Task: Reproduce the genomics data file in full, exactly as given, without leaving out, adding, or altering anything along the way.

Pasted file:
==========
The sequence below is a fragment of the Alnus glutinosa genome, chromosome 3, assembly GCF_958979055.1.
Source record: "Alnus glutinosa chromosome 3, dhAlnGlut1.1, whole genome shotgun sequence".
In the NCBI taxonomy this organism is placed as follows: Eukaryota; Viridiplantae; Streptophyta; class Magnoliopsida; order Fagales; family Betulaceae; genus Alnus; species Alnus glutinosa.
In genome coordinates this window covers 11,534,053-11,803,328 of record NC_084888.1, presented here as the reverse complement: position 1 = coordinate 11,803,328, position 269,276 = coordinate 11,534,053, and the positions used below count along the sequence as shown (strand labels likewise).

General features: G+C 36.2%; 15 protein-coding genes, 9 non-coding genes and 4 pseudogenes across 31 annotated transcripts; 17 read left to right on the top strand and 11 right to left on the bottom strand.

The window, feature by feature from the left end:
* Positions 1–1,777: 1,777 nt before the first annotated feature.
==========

The sequence below is a fragment of the Alnus glutinosa genome, chromosome 3, assembly GCF_958979055.1.
Source record: "Alnus glutinosa chromosome 3, dhAlnGlut1.1, whole genome shotgun sequence".
In the NCBI taxonomy this organism is placed as follows: Eukaryota; Viridiplantae; Streptophyta; class Magnoliopsida; order Fagales; family Betulaceae; genus Alnus; species Alnus glutinosa.
In genome coordinates this window covers 11,534,053-11,803,328 of record NC_084888.1, presented here as the reverse complement: position 1 = coordinate 11,803,328, position 269,276 = coordinate 11,534,053, and the positions used below count along the sequence as shown (strand labels likewise).

General features: G+C 36.2%; 15 protein-coding genes, 9 non-coding genes and 4 pseudogenes across 31 annotated transcripts; 17 read left to right on the top strand and 11 right to left on the bottom strand.

The window, feature by feature from the left end:
* Positions 1–1,777: 1,777 nt before the first annotated feature.